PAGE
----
There was a spot of delay as the Morris six-wheeler dragged the remains to the top of the bill and then Stuck once more took his place on the line. Once more there was frantic wheelspin as he let in the clutch, and he had to slow down almost to stalling point before he could get the car on the move. Light pedal work got him up to the S-bend which he again took cautiously. In a final desperate effort to show what the car could do, he ventured to put his foot down on the last stretch. He was rewarded by the most ferocious series of tail-wags we have ever witnessed, his elbows in turn rising high above the car’s side as he corrected the skids, and finished the run with a skid across the line which must have made the timing officials jump for their lives. But it was no good, this time he only clocked 48.4 seconds.

Eccles (Bugatti) came up with jets of spray from his wheels in 51, and Pane (Frazer-Nash) was .6 seconds slower, slowing down at the Kennels after an excellent start. The second run of the E.R.A. once more showed Mays as a stylist. Getting away from the line with smoking tyres but holding it, he lost no time on the lower slopes of the hill, took the S-bend with a couple of easy sweeps and shot to the summit without any fuss in 48 seconds.

Appleton was slow away from the mark, but fast on the upper stretches – time 51 seconds. Powys-Lybbe made an appearance on the Alvis, now further lightened by the removal of the bonnet and was cheered as he recorded 57 seconds. Other times were Newsome (S.S.) 52 seconds, Miss Skinner (s/c Morris Minor) 54.2 seconds, Moor on the Wasp 54.4, Whatcoat (Bugatti) 52, and Bainton (Bugatti) 51.2 seconds.

Fresh sensation as John Bolster met with a side-slip at the Kennel bend, mastered it, and came steadily to the summit in 49.2 seconds, a surprising performance with the hill still wet. Griffiths (Anzani Spook) had a nasty skid through the bends but corrected it and finished in 54 seconds. Glegg’s Dorcas filled the public address system with its clamour, and got round the Kennel bend with difficulty, finishing with 1½-cylinders in 56 seconds.

Interest was well maintained to the end with a varied selection of cars, Miss Allan recording 55.6 seconds on Davis’s single-seater Nash, Mrs. Petre on Fane’s ditto 52, Marker on the Hudson 56, and Hughes on his two-seater 30/98 Vauxhall 57.6 seconds.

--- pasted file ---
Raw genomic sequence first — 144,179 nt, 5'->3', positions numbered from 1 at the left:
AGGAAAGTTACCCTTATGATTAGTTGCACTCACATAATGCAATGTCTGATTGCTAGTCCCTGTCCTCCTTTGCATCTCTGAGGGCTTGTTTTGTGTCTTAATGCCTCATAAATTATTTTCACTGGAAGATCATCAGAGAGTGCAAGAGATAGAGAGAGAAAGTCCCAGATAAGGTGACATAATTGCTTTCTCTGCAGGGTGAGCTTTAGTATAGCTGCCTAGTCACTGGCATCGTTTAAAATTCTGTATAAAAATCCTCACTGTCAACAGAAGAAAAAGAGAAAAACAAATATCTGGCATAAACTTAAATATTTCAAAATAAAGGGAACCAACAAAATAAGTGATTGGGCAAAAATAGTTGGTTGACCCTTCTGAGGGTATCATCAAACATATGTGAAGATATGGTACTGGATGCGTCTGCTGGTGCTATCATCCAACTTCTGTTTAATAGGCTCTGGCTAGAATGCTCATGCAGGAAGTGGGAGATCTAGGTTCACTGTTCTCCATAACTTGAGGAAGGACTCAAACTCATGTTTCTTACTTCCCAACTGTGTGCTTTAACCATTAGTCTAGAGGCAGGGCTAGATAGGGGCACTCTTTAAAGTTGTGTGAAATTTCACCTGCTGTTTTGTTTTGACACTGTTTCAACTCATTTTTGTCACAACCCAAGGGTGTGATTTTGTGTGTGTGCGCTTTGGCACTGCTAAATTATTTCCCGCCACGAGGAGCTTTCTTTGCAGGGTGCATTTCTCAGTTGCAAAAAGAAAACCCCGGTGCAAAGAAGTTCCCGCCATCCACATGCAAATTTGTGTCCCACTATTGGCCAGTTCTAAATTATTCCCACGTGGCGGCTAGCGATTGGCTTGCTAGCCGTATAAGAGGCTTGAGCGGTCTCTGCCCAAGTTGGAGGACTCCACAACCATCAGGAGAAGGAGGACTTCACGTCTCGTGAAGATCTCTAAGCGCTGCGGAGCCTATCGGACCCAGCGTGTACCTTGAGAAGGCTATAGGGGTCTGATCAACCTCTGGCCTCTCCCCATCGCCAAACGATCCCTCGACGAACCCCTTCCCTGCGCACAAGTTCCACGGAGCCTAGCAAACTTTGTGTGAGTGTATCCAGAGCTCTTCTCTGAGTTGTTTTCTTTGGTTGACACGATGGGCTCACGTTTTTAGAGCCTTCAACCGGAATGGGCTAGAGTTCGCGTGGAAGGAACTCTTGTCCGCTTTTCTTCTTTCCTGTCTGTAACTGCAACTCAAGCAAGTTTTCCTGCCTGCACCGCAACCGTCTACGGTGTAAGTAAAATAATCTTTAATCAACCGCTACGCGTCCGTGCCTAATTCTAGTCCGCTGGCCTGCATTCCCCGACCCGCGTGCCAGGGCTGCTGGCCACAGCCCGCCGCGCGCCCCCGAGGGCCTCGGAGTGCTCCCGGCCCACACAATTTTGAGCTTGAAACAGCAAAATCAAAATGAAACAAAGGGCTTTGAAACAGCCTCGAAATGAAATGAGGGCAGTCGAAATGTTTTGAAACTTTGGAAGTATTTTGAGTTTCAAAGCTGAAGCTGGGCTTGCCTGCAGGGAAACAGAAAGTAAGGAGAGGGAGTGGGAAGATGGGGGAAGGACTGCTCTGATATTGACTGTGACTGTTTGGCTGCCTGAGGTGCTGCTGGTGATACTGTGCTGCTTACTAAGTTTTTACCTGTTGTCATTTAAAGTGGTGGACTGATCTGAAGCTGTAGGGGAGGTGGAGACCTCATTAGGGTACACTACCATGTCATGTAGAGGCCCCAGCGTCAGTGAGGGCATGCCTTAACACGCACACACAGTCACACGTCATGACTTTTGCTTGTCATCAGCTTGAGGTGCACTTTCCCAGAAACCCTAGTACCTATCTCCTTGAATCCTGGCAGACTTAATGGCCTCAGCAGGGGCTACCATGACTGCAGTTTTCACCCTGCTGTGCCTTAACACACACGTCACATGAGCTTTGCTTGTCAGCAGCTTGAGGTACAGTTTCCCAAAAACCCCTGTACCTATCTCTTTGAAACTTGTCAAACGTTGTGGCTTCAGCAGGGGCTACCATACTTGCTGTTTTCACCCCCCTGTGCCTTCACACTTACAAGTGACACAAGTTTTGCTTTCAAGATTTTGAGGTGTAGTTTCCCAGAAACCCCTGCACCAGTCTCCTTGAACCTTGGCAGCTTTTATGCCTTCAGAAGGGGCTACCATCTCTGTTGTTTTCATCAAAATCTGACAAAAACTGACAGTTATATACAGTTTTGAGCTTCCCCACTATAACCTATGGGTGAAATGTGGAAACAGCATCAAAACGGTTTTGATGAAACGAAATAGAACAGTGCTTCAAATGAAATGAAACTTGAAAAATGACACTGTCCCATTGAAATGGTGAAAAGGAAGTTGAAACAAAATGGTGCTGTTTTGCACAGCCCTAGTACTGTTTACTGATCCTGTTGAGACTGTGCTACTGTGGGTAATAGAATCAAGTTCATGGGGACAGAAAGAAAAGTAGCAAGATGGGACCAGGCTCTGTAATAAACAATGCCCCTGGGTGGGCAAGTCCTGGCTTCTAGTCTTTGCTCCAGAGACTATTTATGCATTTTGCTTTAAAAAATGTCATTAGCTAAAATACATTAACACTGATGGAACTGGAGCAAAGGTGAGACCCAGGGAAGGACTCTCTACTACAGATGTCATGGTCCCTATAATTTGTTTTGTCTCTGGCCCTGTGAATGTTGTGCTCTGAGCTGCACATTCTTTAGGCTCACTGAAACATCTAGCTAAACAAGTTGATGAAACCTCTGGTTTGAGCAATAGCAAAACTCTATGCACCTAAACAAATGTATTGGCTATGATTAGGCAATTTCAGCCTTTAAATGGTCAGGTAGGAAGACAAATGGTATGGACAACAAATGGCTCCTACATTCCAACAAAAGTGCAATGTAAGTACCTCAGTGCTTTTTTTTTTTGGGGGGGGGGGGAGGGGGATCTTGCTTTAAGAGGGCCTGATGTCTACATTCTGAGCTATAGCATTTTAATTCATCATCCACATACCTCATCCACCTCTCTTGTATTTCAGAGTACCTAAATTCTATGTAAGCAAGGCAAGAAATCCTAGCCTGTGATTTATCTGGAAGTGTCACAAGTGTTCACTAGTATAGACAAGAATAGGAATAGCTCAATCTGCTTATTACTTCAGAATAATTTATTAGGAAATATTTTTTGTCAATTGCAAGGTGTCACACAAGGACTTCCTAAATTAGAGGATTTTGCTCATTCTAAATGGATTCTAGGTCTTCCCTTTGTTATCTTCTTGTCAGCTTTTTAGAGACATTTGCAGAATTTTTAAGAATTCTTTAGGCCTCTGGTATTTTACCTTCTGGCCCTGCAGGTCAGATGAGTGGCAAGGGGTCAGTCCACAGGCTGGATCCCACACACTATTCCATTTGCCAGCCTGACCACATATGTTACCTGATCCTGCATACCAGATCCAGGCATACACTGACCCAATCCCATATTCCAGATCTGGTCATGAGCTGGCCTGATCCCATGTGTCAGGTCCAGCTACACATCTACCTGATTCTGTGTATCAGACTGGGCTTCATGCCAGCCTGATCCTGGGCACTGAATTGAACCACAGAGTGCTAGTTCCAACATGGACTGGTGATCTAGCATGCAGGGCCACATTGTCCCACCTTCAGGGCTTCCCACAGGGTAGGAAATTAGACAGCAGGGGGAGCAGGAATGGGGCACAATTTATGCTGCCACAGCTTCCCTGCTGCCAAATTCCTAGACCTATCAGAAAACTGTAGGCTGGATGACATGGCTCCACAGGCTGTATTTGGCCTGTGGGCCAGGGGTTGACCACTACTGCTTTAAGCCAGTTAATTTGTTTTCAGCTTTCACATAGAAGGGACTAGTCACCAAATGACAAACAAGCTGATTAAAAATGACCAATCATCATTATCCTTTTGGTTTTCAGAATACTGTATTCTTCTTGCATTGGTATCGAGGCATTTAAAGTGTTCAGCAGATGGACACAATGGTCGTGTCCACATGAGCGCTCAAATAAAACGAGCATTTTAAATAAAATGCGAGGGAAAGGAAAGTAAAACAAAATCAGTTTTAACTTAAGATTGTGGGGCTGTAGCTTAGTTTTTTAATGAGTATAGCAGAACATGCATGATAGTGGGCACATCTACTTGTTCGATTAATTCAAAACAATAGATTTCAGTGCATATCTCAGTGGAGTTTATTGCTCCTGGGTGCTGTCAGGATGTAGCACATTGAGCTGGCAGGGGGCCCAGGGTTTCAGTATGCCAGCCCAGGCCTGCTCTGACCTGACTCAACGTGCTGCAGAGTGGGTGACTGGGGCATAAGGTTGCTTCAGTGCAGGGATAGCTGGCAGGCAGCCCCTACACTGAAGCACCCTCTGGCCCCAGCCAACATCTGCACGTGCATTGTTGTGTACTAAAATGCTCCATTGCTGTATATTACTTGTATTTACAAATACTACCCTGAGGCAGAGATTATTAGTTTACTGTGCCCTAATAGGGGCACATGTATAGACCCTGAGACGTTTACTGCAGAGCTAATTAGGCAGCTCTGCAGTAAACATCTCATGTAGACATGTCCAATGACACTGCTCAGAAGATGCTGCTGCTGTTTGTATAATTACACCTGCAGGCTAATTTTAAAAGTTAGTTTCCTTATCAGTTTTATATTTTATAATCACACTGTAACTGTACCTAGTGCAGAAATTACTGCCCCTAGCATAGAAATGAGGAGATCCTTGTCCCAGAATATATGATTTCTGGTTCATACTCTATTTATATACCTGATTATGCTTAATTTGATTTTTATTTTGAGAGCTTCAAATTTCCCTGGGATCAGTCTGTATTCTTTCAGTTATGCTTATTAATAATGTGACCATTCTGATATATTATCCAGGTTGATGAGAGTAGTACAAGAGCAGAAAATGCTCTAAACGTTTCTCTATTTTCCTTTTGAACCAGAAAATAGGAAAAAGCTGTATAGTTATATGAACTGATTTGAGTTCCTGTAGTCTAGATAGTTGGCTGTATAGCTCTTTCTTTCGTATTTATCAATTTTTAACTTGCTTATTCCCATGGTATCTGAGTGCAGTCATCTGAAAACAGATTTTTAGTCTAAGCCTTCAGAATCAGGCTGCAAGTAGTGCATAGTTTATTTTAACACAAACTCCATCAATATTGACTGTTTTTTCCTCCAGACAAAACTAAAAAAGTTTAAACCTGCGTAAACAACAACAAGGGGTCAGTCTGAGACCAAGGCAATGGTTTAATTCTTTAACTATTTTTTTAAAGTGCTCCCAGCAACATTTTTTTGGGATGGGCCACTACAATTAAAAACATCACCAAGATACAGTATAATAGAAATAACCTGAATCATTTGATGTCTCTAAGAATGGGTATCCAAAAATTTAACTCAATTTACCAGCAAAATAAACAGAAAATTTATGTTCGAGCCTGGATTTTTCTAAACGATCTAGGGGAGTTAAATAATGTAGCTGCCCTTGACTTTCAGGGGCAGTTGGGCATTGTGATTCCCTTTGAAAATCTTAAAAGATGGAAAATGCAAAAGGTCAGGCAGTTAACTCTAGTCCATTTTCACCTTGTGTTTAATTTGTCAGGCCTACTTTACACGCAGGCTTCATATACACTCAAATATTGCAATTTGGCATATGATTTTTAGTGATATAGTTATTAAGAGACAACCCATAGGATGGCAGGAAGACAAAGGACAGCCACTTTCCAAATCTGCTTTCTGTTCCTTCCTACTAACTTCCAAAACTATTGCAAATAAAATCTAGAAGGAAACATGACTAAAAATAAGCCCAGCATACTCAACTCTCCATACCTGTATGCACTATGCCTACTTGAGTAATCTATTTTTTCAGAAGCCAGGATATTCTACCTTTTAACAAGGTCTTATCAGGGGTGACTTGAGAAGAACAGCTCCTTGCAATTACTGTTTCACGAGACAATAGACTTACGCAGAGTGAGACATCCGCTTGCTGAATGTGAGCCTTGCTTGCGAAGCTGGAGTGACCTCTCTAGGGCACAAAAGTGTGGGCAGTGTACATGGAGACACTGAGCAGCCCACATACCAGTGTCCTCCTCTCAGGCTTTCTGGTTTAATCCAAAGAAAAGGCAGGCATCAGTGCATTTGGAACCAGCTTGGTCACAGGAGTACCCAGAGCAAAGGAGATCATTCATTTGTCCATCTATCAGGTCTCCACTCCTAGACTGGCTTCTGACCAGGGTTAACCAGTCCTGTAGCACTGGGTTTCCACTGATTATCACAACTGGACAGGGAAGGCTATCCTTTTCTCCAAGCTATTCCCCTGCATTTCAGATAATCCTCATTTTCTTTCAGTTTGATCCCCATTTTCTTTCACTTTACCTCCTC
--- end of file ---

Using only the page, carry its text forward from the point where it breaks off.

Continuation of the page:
M.A.C. Cup and £200 (best time of the day) : Raymond Mays (1½-litre E.R.A.), 41 3/5s.
M.A.C. Cup and £50 (second fastest): Tie between A. F. P. Fane (1½-litre Frazer-Nash) and W. Baumer (747 c.c. Austin s.v.) 42 3/8s.
M.A.C. Cup (fastest British car): Raymond Mays (E.R.A.).
£25 (second fastest British car): C. L. Goodacre (744 c.c. Austin o.h.v.) 43 3/5s.
Cup (fastest unsupercharged car): John Bolster (1,962 c.c.. Bolster Special), 45 3/5s.
C.P. Type Challenge Cup and Replica. (fastest unsupereharged car under 1,500 c.c.): H. D. Carlmark (998 c.cG.N.-J.A.P.), 48 3/5s.
Garvagh Challenge Cup and Replica (fastest unsupercharged car over 1,500 c.c.) H. G. Dobbs (1,986 c.c. Riley), 49½s.
M.A.C. Cup and £25 (fastest car driven by a woman): Miss Margaret Allan (1½-litre Frazer-Nash, S.), 48s.
Pray Challenge Cup and Replica (team prize) : Austin team-L.P. Driscoll and C.L. Goodacre (o.h.v.) and Walter Baumer (s.v. model).
(Note.–No driver is entitled to more than one cash award. Where a British car wins the £200 prize the second fastest is awarded the £25 prize).

Class Winners
750 c.c. Supercharged : Walter Baumer (Austin s.v.), 42 3/5s.
750 c.c. Unsupercharged : No runners.
1,100 c.c. Supercharged : R. J. W. Appleton (Appleton Riley), 45 3/5s.
1,100 c.c. Unsupercharged : H.D. Carlmark (G.N.-J.A.P.), 48 3/5s.
1,500 c.c. Supercharged : Raymond Mays (E.R.A.) 41 3/5s
1,500 c.c. Unsupercharged : B. L. Goodwin (Frazer-Nash), 49 3/5s.
2-litre Supercharged : No runners.
2-litre Unsupercharged : John Bolster (Bolster Special), 45 3/5s.
3-litre Supercharged : W. E. Whadeoat (Bugatti),
3-litre Unsupercharged : S. H. Newsome (SS Jaguar), 52 3/5s.
5-litre Supercharged : A. H. L. Eccles (3.3 Bugatti), 50 3/5s.
Unsupercharged : R. R. K., Marker (Husson) 53 3/5s.
Over 5 Litres Supercharged : Hans Stuck (5.3 Auto-Union), 45½s.
Over 5 Litres Unsupercharged : No runners.

The Times of the first Ten Competitors.
1. Raymond Mays (1½-litre E.R.A., S.), 41 3/5s.
2. Walter Baumer (Austin s.v., S.) and A. F. P. Fane (1½-litre Frazer-Nash, S.) 42 3/5s.
3. C. L. Goodacre (Austin o.h.v., S.) 43 1/5s.
4. A. N. L. Machlachlan (Austin s.v., S.) 44 2/5s.
5. C. J. P. Dodson (Austin o.h.v., S.) 44 3/5s.
6. D. G. Evans (M.G. Midget., S.) and Hans Stuck (5.3 Auto-Union, S.) 45 1/5s.
7. R. J. W. Appleton ( 1,089 c.c. Llewellyn Appleton, S.), 43 3/5s.
8. R. King-Clark (M.G. Midget, S.), and John Bolster (2-litre Bolster Special U/s), 45 3/5s.
9. C. R. Istone (G.N. Martyr, S.), 47s.
10. G. S. Griffith (1½-litre Anzani-Nash ” The Spook ” S.) 47 3/5s.